By Charles Prince
HEBRON – Last month, Lakewood School District Treasurer Glenna Plaisted detailed casino gambling’s impact on Lakewood’s income from the state.
Plaisted said Ohio voters authorized four casinos via a constitutional amendment (Issue 3) in 2009. The Cleveland and Toledo casinos opened first in May 2012 with the Hollywood Casino in Columbus opening October 2012. The final casino in Cincinnati didn’t open until March 2013.
Video slot machines were authorized in 2010 at seven horseracing tracks or racinos. The first racino opened in June 2012 at Scioto Downs followed by Thistledown in April 2013, Northfield Park and Miami Valley in December 2013, Belterra Park in May 2014, Dayton Raceway in August 2014 and Mahoning Valley in November 2014.
A portion of the casinos’ profits was pledged to support public education. Every public school district in Ohio gets a bi-annual payment (January and August) based on the level of casino profits in Ohio. These payments depend on the level of play at casinos. Here’s Lakewood’s direct casino revenue by fiscal year (fiscal years run from July 1 through June 30 of the following year):
- FY 13: $41,839
- FY 14: $99,107
- FY 15: $94,928
- FY 16: $94,238
- FY 17: $95,274
- FY 18: $98,132
- FY 19: $98,467
Plaisted said the recent $98,000 per year revenue works out to about $51 per student. She added that casino profits also flow to school districts as part of the state’s basic support (foundation) of public education. However, this is not “new” or “extra” money for districts.
Plaisted said she wants voters to know that casino gambling only directly contributes an additional $51 per student per year to the district. While she acknowledged that $98,000 is better than nothing, Lakewood’s direct share of casino profits barely supports one teacher with benefits.
Lakewood’s March 13, board meeting included an excellent presentation from senior Abigail Smith on her evolving interest in computer programming. She recounted how helping her father build a computer from parts was her first exposure to computers. But her first exposure to programming in the sixth grade wasn’t so positive. Then in the eighth grade she was invited to join the high school robotics team and ended up on its programming team. She started learning computer languages and found she liked programming. Unfortunately, the robotics team disbanded for lack of a sponsoring teacher the next year, but Smith continued to take programming classes wherever available and to teach herself more languages. She said there were few girls in these classes which she attributes to a “fear of the unknown.” Without a robotics team, she turned her efforts to the Lakewood Drama website which she overhauled and is still its only administrator. Last October, Smith started an organization at the middle school using the Girls Who Code curriculum to get more girls interested in coding. Three 8th graders are part of the group. Smith was recently awarded the 2019 Ohio Affiliate National Center for Women and Information Technology Award for aspirations in computing. She hopes to attend BYU’s Hawaii campus after she graduates where she will major in computer science. Board member Bill Pollard told Smith she will have a very bright future when she completes college and returns to Ohio. Several other board members echoed his comments, adding that she would have plenty of job offers to consider.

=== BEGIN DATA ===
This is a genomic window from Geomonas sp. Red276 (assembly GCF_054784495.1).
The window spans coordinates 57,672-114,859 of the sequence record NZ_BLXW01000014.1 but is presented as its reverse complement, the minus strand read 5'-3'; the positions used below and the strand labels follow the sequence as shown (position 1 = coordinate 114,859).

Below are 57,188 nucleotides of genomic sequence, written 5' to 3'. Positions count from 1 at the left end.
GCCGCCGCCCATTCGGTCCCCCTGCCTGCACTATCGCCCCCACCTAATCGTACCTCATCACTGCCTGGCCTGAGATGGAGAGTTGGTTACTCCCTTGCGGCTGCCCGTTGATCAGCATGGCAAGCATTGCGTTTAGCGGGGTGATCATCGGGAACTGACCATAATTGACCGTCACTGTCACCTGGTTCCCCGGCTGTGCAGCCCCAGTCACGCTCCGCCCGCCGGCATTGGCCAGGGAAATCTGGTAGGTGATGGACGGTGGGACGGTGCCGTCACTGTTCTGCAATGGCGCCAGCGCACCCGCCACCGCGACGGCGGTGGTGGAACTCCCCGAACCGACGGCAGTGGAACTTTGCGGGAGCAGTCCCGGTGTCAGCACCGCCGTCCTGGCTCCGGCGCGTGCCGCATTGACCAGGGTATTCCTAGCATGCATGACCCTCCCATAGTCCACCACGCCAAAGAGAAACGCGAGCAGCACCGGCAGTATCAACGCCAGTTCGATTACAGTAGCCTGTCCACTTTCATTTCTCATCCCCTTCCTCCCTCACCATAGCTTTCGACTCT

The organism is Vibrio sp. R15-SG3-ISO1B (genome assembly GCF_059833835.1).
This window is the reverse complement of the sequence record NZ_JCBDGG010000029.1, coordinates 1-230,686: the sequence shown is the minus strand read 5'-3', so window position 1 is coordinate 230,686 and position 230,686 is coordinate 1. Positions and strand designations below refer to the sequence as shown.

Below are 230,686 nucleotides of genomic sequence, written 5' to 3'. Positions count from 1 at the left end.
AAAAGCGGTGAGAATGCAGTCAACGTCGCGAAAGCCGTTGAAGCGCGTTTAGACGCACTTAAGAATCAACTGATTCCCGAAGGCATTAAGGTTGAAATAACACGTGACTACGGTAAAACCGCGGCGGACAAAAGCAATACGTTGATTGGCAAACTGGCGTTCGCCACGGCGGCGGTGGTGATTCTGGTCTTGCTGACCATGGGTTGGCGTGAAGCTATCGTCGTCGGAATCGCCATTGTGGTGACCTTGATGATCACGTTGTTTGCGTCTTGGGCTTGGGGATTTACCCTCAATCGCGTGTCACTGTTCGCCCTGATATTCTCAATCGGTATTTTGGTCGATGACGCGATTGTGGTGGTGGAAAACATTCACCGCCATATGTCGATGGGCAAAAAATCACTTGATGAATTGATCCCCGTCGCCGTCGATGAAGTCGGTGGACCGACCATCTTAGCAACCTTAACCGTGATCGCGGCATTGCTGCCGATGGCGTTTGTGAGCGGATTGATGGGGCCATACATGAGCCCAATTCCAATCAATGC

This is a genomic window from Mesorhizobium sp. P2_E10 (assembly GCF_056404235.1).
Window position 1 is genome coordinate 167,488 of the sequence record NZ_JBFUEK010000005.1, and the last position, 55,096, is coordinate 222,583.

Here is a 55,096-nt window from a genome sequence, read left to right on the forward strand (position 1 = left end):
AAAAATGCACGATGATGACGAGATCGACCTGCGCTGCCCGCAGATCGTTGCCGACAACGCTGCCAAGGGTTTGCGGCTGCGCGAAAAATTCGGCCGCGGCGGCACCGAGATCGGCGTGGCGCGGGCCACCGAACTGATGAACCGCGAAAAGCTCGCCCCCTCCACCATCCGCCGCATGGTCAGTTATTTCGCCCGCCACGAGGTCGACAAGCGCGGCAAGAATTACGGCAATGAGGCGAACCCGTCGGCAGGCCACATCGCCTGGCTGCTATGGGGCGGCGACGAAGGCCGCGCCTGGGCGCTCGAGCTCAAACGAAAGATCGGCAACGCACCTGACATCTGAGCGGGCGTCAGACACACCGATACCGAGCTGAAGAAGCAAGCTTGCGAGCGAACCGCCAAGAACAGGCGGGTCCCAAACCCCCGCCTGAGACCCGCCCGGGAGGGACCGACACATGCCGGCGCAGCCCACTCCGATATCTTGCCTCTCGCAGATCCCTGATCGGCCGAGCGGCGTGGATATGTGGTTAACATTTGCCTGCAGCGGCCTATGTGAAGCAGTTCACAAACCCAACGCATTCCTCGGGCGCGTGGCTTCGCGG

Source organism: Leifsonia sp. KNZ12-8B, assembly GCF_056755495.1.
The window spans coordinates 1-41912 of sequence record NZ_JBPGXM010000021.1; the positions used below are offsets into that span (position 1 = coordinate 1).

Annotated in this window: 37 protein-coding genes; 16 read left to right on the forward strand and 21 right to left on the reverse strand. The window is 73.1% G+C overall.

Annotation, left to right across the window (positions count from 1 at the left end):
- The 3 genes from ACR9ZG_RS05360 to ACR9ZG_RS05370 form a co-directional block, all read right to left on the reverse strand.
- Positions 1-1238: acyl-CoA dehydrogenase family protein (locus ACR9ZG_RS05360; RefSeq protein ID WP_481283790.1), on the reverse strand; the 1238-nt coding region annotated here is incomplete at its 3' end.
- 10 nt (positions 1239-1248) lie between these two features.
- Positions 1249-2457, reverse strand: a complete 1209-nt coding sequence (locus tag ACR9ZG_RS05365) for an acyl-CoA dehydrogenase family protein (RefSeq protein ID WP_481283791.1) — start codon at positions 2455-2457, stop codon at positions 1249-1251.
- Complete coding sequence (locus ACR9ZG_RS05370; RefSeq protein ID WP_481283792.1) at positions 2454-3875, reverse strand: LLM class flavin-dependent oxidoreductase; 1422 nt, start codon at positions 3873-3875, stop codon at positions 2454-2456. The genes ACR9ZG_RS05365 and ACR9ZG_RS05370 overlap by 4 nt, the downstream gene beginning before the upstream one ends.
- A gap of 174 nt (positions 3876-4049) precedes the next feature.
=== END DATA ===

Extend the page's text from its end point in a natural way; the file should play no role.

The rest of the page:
The other students recognized for special achievements were Lakewood Middle School students William Kohut and CJ Reynard for their first place finish in the STEMfest at The Works, junior Macray Kester for being the American Legion’s Americanism Test winner, Olivia Ogg for setting the school record of 10 feet for the pole vault at the indoor state track meet qualifier, Braden Parker and Zach Cramer for their work on the high school” tech team and Civil Air Patrol member Garrett Thomas for his presentation to a Congressional committee in Washington, DC.
In other business, March 13, Plaisted reported that the Lakewood Band Booster donated music equipment worth $27,413 and sound equipment worth $4,474 to the district. Director of District Services Patti Pickering said the district has a continuing shortage of substitute bus drivers. “It’s been a struggle all over the place,” she responded when asked if other districts were having the problem.
Board members unanimously approved the resignation of Kindergarten teacher Michael Jay Schuh at the end of the school year; long term substitutes Mallory Scaife for Lauren Domenick and Randy Noftz for high school algebra/geometry; a three-way split supplement for Lindsey Fawcett, Candace Haudenschild and Ryan Bergemand for the high school STEM Club; coaching supplements for Don Thorp, varsity head baseball, Ruth Sunkle, varsity head girls track, Jerry Thorp, varsity assistant baseball, Chuck Davis, varsity assistant baseball, a three-way plit for Craig Less, Jack Carney-DeBord and Rick Grosse as freshman baseball coach, Tanner Ernest as varsity assistant boys track and Kathryn Raedeke as varsity assistant girls track; and volunteer coaches Johns Justice, freshman assistant baseball, Jerry Lyons, JV assistant baseball, and Elana Preston, as middle school girls track assistant.
Board members also unanimously approved a revised contract for the district’s two school resource deputies that allows, in the event of an “extreme emergency” for the Licking County Sheriff’s Office to tap live into the district’s video cameras’ feed. A resolution supporting Military Children and Families was also unanimously approved.
The board’s next regular meeting is set for 6:30 p.m. on Wednesday, April 10, in the high school library.